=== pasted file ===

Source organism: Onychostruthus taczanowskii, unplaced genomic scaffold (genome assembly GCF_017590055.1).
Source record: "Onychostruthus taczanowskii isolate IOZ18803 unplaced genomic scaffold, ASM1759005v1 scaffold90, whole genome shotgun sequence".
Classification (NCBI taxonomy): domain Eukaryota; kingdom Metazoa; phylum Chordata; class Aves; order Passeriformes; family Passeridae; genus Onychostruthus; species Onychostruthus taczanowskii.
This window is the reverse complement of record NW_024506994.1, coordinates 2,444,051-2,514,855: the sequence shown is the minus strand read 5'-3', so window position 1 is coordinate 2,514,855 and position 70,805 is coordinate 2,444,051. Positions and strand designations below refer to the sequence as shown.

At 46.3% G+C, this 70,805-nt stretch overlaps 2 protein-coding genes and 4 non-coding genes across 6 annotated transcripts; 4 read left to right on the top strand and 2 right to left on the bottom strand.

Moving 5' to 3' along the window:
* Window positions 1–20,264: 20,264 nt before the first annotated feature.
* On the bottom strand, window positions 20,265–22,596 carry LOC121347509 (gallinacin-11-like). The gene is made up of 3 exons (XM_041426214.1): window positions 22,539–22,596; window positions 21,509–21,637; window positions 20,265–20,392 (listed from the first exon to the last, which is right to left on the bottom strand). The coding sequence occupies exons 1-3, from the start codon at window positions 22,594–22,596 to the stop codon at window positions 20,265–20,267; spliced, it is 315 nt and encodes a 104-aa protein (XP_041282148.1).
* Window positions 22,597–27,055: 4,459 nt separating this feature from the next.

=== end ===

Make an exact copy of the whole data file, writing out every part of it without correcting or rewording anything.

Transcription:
Source organism: Onychostruthus taczanowskii, unplaced genomic scaffold (genome assembly GCF_017590055.1).
Source record: "Onychostruthus taczanowskii isolate IOZ18803 unplaced genomic scaffold, ASM1759005v1 scaffold90, whole genome shotgun sequence".
Classification (NCBI taxonomy): domain Eukaryota; kingdom Metazoa; phylum Chordata; class Aves; order Passeriformes; family Passeridae; genus Onychostruthus; species Onychostruthus taczanowskii.
This window is the reverse complement of record NW_024506994.1, coordinates 2,444,051-2,514,855: the sequence shown is the minus strand read 5'-3', so window position 1 is coordinate 2,514,855 and position 70,805 is coordinate 2,444,051. Positions and strand designations below refer to the sequence as shown.

At 46.3% G+C, this 70,805-nt stretch overlaps 2 protein-coding genes and 4 non-coding genes across 6 annotated transcripts; 4 read left to right on the top strand and 2 right to left on the bottom strand.

Moving 5' to 3' along the window:
* Window positions 1–20,264: 20,264 nt before the first annotated feature.
* On the bottom strand, window positions 20,265–22,596 carry LOC121347509 (gallinacin-11-like). The gene is made up of 3 exons (XM_041426214.1): window positions 22,539–22,596; window positions 21,509–21,637; window positions 20,265–20,392 (listed from the first exon to the last, which is right to left on the bottom strand). The coding sequence occupies exons 1-3, from the start codon at window positions 22,594–22,596 to the stop codon at window positions 20,265–20,267; spliced, it is 315 nt and encodes a 104-aa protein (XP_041282148.1).
* Window positions 22,597–27,055: 4,459 nt separating this feature from the next.